I am the co-author (with Dr John Stanton of City, University
of London) of the new textbook Public Law, aimed at undergraduate students taking modules in Public Law, Administrative Law and Constitutional Law. The book will be published by Oxford University Press in February 2018.
Public Law can be a difficult student for 18-year-olds to get to grips with, as the combination of law, history and politics means that even the most simple constitutional questions require surprisingly complex answers. This has meant that each chapter aims to introduce the topic to the reader, combined with a critical commentary which expands on the key issues within each topic, giving a flavour of the debate in that area of Public Law.
A distinctive nature of the book is the problem question introduced at the start of each chapter, which places the chapter in its current political, legal and socio-economic context. This chapter then revisits this question explaining how different parts of the question would be resolved through law and the political process. In this way, the reader should develop their understanding of the topic as they progress through the chapter, and see how constitutional principles or rules, which may appear abstract apply to everyday life.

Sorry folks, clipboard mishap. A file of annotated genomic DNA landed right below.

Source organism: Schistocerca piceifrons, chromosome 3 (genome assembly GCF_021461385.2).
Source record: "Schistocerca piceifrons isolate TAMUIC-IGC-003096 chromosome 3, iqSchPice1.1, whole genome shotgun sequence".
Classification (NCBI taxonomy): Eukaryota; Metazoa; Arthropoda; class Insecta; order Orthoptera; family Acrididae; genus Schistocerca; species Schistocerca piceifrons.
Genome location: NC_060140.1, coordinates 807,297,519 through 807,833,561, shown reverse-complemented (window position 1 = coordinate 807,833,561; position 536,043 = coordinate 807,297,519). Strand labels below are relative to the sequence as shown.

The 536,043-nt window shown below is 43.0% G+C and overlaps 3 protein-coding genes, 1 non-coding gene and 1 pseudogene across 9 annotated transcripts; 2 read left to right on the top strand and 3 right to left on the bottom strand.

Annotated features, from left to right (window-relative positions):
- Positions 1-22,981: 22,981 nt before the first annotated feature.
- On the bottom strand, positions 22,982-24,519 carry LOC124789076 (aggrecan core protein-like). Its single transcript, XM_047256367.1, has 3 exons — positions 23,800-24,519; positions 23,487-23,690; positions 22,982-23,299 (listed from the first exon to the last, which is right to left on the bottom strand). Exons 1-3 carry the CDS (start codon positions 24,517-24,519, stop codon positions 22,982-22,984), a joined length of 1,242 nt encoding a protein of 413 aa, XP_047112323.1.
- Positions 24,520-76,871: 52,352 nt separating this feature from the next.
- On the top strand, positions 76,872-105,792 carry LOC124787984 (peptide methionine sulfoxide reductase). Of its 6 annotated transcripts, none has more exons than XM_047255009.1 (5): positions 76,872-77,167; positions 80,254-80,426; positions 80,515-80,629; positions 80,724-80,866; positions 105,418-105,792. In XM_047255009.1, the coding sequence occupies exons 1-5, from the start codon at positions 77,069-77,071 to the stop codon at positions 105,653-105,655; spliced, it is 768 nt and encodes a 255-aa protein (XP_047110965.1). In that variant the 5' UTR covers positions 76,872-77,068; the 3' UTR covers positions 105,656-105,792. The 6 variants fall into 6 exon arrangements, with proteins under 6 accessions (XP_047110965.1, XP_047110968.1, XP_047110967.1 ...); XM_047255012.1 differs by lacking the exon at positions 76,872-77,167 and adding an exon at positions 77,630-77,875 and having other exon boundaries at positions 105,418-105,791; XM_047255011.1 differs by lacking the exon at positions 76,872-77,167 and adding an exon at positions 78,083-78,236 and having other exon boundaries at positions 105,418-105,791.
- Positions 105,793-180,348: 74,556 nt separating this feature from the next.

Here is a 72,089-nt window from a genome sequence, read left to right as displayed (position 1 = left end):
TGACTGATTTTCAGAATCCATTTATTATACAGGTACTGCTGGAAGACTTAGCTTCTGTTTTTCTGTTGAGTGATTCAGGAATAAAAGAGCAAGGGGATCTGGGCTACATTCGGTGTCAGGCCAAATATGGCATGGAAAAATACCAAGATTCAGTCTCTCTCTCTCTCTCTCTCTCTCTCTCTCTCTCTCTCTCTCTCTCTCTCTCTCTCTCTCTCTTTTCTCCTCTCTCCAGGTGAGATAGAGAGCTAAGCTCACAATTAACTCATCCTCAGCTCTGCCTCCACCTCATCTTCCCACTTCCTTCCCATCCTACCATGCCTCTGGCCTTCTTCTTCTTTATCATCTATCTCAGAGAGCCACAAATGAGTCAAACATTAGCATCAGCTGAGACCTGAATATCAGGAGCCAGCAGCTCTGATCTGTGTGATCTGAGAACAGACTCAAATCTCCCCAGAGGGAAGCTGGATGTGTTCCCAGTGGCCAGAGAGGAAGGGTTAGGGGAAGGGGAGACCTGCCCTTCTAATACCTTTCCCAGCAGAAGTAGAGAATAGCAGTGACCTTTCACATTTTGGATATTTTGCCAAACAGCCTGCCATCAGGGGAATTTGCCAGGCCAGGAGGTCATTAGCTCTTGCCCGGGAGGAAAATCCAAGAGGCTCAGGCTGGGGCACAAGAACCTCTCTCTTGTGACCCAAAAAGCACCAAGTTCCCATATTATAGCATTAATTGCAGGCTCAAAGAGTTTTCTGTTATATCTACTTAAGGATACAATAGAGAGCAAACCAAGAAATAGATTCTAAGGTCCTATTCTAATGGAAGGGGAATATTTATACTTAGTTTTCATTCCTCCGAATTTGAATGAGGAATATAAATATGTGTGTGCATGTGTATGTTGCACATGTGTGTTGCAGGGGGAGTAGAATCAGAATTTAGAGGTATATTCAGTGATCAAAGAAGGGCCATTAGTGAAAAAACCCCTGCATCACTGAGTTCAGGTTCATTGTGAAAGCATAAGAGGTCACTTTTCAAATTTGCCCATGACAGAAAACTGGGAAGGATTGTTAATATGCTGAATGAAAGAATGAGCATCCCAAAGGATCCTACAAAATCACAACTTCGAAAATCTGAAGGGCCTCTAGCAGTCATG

Inevitably, Brexit raises issues which are addressed in many areas of the book. The chapter dedicated to Brexit places the process of leaving the EU in its constitutional context, and online updates explain the latest developments as the negotiations continue.
These online updates are posted on the Online Resource Centre, which supports the book. This contains updates on key developments within Public Law, answers to the end of chapters questions, further analysis of the problem questions outlined in the book, examples of answers to problem questions similar to those that a reader may see in their exam or coursework and multiple choice tests.